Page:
If you want to sauce the chicken, watch for the internal temperature to reach around 150 degrees F on a digital meat thermometer in both the breast and thigh meat. Brush the chicken liberally with your favorite bbq sauce (I HIGHLY recommend my Alabama white BBQ sauce), then continue to cook until the internal temperature reaches 165 degrees F, usually another 15-20 minutes after adding the bbq sauce.
Grilled spatchcock chicken with a gas or charcoal grill
We are one of those families that has a smoker, a gas grill, AND a charcoal grill. Not just because I’m a food blogger and I test recipes on all three, but because we love each of them for different reasons. Although I used our Traeger smoker to make this chicken, you can use a gas grill or charcoal grill and still get great results!
Preheat your grill and set it up for an indirect heat zone, which is where the chicken won’t be directly over the flames. You can soak hardwood chips to use your grill as a smoker, or just go with the natural charcoal flavor for the meat. Then grill the chicken over indirect heat until it reaches an internal temperature of 165 degrees F.
What to serve with smoked chicken
Smoked or grilled chicken goes well with any classic BBQ side dishes like macaroni salad, potato salad, or baked beans. This time around I tossed some sliced sweet potato discs in olive oil, then rubbed them with a BBQ seasoning and smoked them with the chicken, then served it all with grilled zucchini.
More great chicken recipes
- Creamy Chicken Marsala
- Poppy Seed Chicken Casserole
- Chicken Tinga Tacos
- Cambodian Chicken Red Curry
- Grilled Cilantro Lime Chicken Thighs
- Georgian Chicken Stew
- Skillet Lemon Chicken & Rice
- Crisp Cast Iron Skillet Chicken Thighs
- 1 (3-4 pound) whole chicken
- 1/4 cup olive oil
- 1/3 cup brown sugar
- 1 teaspoon Kosher salt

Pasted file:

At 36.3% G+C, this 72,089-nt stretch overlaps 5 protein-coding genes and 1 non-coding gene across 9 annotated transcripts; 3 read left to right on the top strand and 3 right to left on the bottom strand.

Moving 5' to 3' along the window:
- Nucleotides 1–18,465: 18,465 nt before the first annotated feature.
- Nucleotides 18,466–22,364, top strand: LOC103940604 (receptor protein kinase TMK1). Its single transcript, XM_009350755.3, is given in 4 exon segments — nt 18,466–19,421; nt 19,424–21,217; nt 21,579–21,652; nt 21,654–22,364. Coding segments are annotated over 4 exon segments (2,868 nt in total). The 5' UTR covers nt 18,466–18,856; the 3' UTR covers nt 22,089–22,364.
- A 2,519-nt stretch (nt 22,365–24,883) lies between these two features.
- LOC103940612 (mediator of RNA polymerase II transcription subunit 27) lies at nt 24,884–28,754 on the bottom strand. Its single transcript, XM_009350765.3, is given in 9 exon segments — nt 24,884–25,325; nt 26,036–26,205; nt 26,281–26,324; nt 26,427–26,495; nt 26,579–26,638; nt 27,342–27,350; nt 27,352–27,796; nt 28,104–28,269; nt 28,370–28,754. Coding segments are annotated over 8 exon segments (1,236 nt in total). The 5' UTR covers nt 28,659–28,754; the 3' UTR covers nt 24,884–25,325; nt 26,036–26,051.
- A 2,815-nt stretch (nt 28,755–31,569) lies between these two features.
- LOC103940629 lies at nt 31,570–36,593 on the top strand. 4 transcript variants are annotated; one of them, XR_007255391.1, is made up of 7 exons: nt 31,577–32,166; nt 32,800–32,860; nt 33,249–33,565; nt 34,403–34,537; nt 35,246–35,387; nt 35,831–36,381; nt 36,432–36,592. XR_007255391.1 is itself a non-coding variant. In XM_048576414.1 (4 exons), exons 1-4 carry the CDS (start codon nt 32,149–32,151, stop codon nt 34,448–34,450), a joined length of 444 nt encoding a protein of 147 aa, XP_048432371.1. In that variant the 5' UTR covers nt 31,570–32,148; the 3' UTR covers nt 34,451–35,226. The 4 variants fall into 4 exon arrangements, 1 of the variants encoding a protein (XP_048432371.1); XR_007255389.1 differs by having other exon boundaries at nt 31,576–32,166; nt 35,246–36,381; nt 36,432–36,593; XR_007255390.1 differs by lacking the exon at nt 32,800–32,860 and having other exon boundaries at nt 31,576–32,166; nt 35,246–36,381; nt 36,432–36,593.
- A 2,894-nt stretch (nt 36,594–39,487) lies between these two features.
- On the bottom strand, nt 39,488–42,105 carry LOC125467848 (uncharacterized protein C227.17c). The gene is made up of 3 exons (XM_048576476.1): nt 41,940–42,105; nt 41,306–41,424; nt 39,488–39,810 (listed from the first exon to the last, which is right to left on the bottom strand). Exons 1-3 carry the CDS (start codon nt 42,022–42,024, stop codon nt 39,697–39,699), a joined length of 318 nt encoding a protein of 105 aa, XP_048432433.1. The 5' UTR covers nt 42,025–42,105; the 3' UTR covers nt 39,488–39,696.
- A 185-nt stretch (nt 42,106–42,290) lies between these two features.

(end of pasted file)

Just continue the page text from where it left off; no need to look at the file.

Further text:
- 1 teaspoon onion powder
- 1 teaspoon paprika
- 1 teaspoon onion salt
- 1/2 teaspoon garlic powder
- 1/4 teaspoon freshly ground black pepper
- 1/4 teaspoon cumin
- 1/4 teaspoon cinnamon
- 1/4 teaspoon cayenne
To spatchcock the chicken
- Place the bird breast-side down with the legs pointing toward you. Use kitchen shears to cut down both sides of the backbone through the ribs to remove the spine.
- Open up the chicken and use a sharp knife to cut a slit through the cartilage in the center of the chicken near the breastbone. Flip the chicken over and press in the middle to lay it out flat.
- Rub the chicken all over with the oil. Combine the dry rub ingredients and rub a liberal amount all over both sides of the chicken.
Fast Method: High Heat (around 1 hour)
- Preheat Traeger grill to high heat of around 400 degrees F. Place the chicken breast side up on the grill, spreading out the legs so it lays flat. Grill on high for 30 minutes, then turn temperature down to 325 degrees F for the remaining time it takes for the chicken to reach an internal temperature of 165 degrees F.
- Remove from grill and let rest for 15-20 minutes before slicing and serving.
Slow Method: Low Heat (around 3-4 hours)
- Preheat Traeger grill to between 225 and 275 degrees F. Place the chicken breast side up on the grill, spreading out the legs so it lays flat. Smoke for 3-4 hours until the chicken reaches an internal temperature of 165 degrees F.
- Remove from grill and let rest for 15-20 minutes before slicing and serving.
Take a look at all of our 2020 Freaky Friday Summer Edition Recipes:
- An Affair from the Heart – Blueberry Banana Bundt Cake
- Aunt Bee’s Recipes – The Best Ever Chicken Gyros
- Bowl Me Over – Alabama White BBQ Sauce
- Hostess at Heart – Old Fashioned Lemon Icebox Pie
- House of Nash Eats – Smoked Spatchcock Chicken
- Lemoine Family Kitchen – Lemon Cream Cheese Blueberry Kolaches
- Lemon Blossoms – Lemon Poke Cake
- Life, Love & Good Food – Healthy Greek Coleslaw
- Or Whatever You Do – French Onion Risotto
- Sugar Dish Me – Coconut Macadamia Nut Ice Cream
- Take Two Tapas – Cherry Cupcakes with Mint
- The Speckled Palate – Pepperoni Pizza Dip
- West Via Midwest – Buffalo Cheese Dip: Easy Party Dip